Campus windows sculpture provides glimpse into future

Since 1994 the 18-foot tall, stainless-steel sculpture designed by Fr. Tom Brown, OFM, has stood on Quincy University’s campus.

Upon walking through campus, the sculpture stands tall, alone, on the lawn near the building known as Willar Hall. On a bright sunny day, the rays shine onto the sculpture and reflect off light across the lawn. This sculpture was named “Windows to the Future” by Fr. Brown. This sculpture and the sculptor himself have a lot of history with the university.

“The sculpture was designed by Fr. Tom Brown, OFM. He taught art here from the mid-1950s until his death in 1994 of Parkinson’s disease. The sculpture was the last piece of art he did, one of the few things he did with sculpture,” Fr. Joe Zimmerman said. “The only other sculptures I am aware of that he did are some foot-high images of saints cast in bronze, and the bronze medallions that were used for the Bonaventure awards. I think he did it as his final work as an artist.” 

Fr. Brown also contributed more artwork than just the sculpture to the university. His talent can be viewed in another area on the university’s campus.

“His most ambitious project, which he did only a few years after he arrived in Quincy in the 1950s, was the re-imaging of the chapel,” Fr. Zimmerman said. “He replaced an earlier traditional décor by capitalizing on the Romanesque chapel architecture with Romanesque art. The figure of Christ that dominates the chapel is a copy of an image in a cathedral in Cefalu, Sicily.”

Students on campus are not familiar with “Windows to the Future”, or they recognize the sculpture itself but are not familiar with the name.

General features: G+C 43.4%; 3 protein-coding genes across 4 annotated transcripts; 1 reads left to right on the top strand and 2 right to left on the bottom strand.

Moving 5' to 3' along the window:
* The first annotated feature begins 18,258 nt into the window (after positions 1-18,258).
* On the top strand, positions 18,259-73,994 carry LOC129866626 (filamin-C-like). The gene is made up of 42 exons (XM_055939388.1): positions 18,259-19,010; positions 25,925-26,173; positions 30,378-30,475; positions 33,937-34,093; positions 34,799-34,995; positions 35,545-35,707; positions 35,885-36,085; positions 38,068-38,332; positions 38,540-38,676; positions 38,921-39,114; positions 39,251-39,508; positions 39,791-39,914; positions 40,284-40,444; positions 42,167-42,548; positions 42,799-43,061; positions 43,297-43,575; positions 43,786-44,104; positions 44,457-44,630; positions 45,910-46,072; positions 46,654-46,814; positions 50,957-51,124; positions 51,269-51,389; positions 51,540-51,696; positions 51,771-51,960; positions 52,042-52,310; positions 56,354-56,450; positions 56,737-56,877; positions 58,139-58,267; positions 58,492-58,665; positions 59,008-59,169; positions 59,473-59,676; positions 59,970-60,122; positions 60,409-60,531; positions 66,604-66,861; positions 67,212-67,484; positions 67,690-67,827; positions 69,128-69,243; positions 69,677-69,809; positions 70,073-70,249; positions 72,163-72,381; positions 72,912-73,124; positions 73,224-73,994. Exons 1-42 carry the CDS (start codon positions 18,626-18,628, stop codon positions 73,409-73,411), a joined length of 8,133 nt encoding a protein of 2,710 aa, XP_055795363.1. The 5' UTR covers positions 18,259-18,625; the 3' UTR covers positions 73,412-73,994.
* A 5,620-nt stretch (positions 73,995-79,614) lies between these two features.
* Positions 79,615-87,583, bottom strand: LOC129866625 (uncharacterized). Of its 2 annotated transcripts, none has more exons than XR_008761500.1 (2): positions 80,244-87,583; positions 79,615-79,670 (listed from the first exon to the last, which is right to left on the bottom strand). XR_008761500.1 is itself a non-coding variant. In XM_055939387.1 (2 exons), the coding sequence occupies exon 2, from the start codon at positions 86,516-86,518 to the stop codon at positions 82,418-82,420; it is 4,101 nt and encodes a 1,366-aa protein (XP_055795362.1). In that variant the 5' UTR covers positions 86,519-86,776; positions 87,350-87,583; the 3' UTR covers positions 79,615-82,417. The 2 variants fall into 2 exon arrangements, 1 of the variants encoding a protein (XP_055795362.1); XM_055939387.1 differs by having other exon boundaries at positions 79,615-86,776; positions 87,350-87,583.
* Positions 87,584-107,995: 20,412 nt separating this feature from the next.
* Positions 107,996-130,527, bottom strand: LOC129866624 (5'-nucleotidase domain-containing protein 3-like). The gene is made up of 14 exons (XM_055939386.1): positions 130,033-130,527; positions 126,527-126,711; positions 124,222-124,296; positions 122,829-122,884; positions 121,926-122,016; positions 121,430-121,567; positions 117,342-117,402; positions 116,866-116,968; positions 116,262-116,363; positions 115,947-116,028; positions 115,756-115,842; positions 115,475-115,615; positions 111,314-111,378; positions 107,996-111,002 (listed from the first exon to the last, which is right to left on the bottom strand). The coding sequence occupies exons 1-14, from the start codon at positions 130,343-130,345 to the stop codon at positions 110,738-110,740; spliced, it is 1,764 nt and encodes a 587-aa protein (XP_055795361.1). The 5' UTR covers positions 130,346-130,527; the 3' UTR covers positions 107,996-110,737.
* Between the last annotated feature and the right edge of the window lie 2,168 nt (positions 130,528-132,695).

“I am not familiar with the sculpture, and I don’t think I have ever heard anyone talk about it,” Sara Warning said.

“I vaguely know a little bit about the “Windows of the Future” sculpture,” Lauren Gille said. “I have seen it around campus, but I do not know a whole lot about it.”

Just like some students, it is likely that other people are not familiar with the sculpture either. There are many people that pass this sculpture almost every day. People that are familiar and unfamiliar with the sculpture have made their own presumptions about what the meaning is behind the sculpture’s name.

“To me when I see it, I think of all the possibilities that are in store for each student on campus. While attending QU students are creating their futures and they are given a glimpse of what their futures may hold,” Gille said.

“I suspect he chose the name “Windows to the Future” to highlight hope in the future, as he saw his own life coming to an end. But that is just my conjecture,” Fr. Zimmerman said.

“I think that the windows depict the people going through college who are becoming the future of our world,” Warning said. “When you look through those windows you are seeing many different parts of our future.”

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